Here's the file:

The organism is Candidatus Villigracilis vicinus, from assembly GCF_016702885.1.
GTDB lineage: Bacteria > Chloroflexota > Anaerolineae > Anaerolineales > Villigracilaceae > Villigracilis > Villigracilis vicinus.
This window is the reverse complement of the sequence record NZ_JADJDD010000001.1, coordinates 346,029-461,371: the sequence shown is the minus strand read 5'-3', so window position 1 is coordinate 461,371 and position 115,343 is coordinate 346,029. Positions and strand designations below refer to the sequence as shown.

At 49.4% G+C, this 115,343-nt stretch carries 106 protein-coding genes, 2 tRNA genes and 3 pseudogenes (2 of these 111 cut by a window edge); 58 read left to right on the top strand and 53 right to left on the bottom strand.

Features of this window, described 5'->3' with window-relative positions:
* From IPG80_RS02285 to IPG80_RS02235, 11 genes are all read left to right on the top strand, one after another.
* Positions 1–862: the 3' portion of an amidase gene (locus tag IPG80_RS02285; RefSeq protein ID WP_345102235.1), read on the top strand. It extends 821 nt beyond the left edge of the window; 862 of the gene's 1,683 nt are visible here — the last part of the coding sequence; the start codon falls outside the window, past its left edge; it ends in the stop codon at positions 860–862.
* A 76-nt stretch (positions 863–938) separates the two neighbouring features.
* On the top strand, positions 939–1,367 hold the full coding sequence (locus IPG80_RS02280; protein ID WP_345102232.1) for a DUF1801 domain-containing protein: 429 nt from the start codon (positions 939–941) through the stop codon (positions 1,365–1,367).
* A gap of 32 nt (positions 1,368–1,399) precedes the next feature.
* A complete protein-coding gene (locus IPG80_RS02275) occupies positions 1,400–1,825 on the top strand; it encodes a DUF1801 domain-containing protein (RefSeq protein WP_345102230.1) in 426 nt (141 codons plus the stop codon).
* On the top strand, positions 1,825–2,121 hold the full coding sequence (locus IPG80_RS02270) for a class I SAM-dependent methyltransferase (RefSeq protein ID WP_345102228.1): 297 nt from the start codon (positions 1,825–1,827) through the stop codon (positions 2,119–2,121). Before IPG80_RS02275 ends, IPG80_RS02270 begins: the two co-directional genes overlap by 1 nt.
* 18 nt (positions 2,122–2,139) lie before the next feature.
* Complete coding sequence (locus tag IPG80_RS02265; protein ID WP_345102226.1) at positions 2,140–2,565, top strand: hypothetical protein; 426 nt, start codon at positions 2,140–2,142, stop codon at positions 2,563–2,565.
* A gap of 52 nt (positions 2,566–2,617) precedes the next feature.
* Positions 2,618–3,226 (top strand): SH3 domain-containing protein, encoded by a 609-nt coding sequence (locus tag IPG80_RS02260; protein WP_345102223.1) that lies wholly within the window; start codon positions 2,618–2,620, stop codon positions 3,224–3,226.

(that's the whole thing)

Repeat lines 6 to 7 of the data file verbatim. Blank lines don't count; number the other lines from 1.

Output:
* From IPG80_RS02285 to IPG80_RS02235, 11 genes are all read left to right on the top strand, one after another.
* Positions 1–862: the 3' portion of an amidase gene (locus tag IPG80_RS02285; RefSeq protein ID WP_345102235.1), read on the top strand. It extends 821 nt beyond the left edge of the window; 862 of the gene's 1,683 nt are visible here — the last part of the coding sequence; the start codon falls outside the window, past its left edge; it ends in the stop codon at positions 860–862.